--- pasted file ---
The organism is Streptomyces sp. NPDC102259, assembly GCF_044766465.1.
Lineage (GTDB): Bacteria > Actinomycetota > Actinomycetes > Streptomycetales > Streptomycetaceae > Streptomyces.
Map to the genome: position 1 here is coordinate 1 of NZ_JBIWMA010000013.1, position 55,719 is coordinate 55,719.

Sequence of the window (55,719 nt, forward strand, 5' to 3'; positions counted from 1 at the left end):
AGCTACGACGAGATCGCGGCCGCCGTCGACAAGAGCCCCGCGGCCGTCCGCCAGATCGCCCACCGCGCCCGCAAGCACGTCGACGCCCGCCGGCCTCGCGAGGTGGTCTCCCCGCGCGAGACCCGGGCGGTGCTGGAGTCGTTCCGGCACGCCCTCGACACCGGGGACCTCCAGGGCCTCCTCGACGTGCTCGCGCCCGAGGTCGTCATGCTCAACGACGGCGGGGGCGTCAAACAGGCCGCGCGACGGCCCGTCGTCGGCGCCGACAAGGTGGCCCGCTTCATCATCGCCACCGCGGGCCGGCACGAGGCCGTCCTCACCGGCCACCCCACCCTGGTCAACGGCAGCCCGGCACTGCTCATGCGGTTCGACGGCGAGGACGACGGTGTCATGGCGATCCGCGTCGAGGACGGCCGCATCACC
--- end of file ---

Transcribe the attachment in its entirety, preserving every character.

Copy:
The organism is Streptomyces sp. NPDC102259, assembly GCF_044766465.1.
Lineage (GTDB): Bacteria > Actinomycetota > Actinomycetes > Streptomycetales > Streptomycetaceae > Streptomyces.
Map to the genome: position 1 here is coordinate 1 of NZ_JBIWMA010000013.1, position 55,719 is coordinate 55,719.

Sequence of the window (55,719 nt, forward strand, 5' to 3'; positions counted from 1 at the left end):
AGCTACGACGAGATCGCGGCCGCCGTCGACAAGAGCCCCGCGGCCGTCCGCCAGATCGCCCACCGCGCCCGCAAGCACGTCGACGCCCGCCGGCCTCGCGAGGTGGTCTCCCCGCGCGAGACCCGGGCGGTGCTGGAGTCGTTCCGGCACGCCCTCGACACCGGGGACCTCCAGGGCCTCCTCGACGTGCTCGCGCCCGAGGTCGTCATGCTCAACGACGGCGGGGGCGTCAAACAGGCCGCGCGACGGCCCGTCGTCGGCGCCGACAAGGTGGCCCGCTTCATCATCGCCACCGCGGGCCGGCACGAGGCCGTCCTCACCGGCCACCCCACCCTGGTCAACGGCAGCCCGGCACTGCTCATGCGGTTCGACGGCGAGGACGACGGTGTCATGGCGATCCGCGTCGAGGACGGCCGCATCACC